Seven years ago, the International Livestock Research Institute (ILRI) and the International Centre for Tropical Agriculture (CIAT) developed a decision-making tool known as the Feed Assessment Tool (FEAST), whose development was funded by the International Fund for Agricultural Development (IFAD) under the Fodder Adoption Project.
Briefly, for those of us unfamiliar with this tool, one of the main constraints to improved productivity for smallholder farmers is feed for livestock. In low- and middle-income countries (LMICs), sustainable livestock production systems depend on the productivity of farm animals and the ability of farmers to access high-quality feed. In LMICs, there is an increasing demand for livestock products which depend on livestock keepers having access to good-quality feed for their livestock.
In order to assess the availability and use of local animal feed resources ILRI scientist, Alan Duncan, and the feed and forage development team at the institute designed a participatory research tool that could facilitate a structured conversation with farmers and other stakeholders to identify solutions and develop action plans to improve livestock feeding. The tool consists of three components, namely, a farmer diagnosis, a quantitative questionnaire and analysis of the data.
The farmer’s assessment component provides an overview of the local farming system, with an emphasis on livestock feed aspects, whereas the questionnaire is designed by scientists to be completed with farmers by a FEAST facilitator. Finally, a process of data analysis is undertaken to help develop interventions. FEAST has been successfully applied in more than 15 countries and 80 FEAST reports are currently in the public domain on the CGIAR digital repository (CGspace), with approximately 1,400 people having downloaded the FEAST application software.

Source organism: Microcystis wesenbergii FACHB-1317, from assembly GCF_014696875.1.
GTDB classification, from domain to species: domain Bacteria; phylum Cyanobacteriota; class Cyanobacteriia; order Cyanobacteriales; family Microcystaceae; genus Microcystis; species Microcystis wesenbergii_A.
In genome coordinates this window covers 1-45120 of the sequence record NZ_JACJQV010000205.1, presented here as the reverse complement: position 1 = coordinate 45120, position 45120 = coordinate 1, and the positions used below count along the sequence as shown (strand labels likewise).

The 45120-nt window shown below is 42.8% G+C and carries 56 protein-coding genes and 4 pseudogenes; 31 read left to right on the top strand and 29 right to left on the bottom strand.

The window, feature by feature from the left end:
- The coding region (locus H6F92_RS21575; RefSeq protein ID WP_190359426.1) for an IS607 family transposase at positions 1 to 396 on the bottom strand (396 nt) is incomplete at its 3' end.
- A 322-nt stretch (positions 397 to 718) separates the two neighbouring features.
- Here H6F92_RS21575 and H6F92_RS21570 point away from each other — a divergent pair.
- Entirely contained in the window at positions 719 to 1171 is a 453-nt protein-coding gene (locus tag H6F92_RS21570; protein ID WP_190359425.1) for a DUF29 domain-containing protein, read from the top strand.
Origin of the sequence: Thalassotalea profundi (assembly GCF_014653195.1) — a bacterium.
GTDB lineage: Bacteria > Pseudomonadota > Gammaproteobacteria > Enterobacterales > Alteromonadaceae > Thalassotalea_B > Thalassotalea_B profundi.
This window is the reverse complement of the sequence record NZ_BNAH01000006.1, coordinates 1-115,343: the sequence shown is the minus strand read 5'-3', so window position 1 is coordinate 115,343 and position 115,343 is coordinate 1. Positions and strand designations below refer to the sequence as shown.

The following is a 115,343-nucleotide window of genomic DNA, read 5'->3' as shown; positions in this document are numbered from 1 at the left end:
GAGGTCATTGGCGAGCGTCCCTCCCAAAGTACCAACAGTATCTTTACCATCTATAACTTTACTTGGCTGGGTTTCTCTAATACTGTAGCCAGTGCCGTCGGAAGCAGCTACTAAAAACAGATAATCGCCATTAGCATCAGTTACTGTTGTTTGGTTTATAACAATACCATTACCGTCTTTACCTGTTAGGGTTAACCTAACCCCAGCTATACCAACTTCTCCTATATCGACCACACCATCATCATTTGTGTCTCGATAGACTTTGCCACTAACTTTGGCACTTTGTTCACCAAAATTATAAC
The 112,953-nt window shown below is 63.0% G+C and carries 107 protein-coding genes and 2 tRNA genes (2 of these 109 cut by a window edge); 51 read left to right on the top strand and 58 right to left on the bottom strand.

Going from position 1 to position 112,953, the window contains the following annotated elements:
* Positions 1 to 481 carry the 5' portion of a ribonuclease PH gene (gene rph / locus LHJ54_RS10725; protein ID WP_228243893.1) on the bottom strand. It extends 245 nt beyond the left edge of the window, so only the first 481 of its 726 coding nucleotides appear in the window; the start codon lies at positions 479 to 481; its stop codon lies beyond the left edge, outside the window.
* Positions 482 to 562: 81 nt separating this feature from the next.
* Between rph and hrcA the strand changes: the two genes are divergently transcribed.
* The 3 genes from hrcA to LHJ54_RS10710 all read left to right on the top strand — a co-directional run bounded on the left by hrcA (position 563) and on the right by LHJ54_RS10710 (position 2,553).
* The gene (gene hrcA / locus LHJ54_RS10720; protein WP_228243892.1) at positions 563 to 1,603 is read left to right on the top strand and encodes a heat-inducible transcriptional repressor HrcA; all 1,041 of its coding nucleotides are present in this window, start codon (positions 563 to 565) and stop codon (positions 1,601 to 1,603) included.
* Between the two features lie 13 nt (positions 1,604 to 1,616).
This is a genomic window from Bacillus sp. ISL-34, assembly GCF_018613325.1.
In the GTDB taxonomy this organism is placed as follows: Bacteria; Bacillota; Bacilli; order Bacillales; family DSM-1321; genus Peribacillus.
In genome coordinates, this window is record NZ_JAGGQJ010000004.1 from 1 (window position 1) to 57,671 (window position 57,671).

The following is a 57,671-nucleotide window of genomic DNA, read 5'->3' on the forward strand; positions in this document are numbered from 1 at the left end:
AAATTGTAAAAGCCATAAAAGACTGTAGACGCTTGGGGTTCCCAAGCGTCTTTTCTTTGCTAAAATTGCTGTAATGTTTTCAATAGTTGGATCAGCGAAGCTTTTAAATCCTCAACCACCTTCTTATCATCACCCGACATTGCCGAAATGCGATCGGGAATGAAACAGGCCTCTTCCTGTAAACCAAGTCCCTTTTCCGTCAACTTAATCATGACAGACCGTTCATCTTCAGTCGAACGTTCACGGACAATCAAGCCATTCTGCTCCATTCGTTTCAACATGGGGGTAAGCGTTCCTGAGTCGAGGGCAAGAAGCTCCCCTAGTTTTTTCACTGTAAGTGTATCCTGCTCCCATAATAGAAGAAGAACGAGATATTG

Ben Lukuyu, ILRI’s Uganda country representative and livestock feed scientist, has been leading the roll-out of FEAST with communities for the institution and says, ‘The results coming out of the FEAST exercise provide solutions that farmers can easily adopt for issues related to feed.’
Lukuyu adds, ‘While our national partners have found FEAST useful, they also pointed out that it was ‘gender blind’, i.e., it did not collect the gender disaggregated data that would enable gender analysis or the development of gender-awareness innovations that might enable men and women to improve their productivity, working conditions, and control over assets and incomes. With this in mind, in collaboration with the International Centre for Agricultural Research in the Dry Areas (ICARDA), we have now developed a Gendered Feed Assessment Tool (G-FEAST)’.
Nicoline de Haan, ILRI senior scientist and lead of the ILRI gender team says, ‘As women are also involved in forages but have been overlooked, a gendered version has been developed, G-FEAST, which allows the gender dynamics to come out and provides targeted forage interventions for women.’
G-FEAST will add value to the current FEAST approach and address gender relations in communities where feed interventions need to be implemented. It will improve the design of feed interventions by taking into considering the constraints that households face such as the labour burden of women and their limited access to, and control over, resources. It will also improve the targeting of the feed interventions by considering the problems and solutions for both women and men.
To download the G-FEAST application tool click here: https://www.ilri.org/download-g-feast
For more access to FEAST visit this site: https://www.ilri.org/feast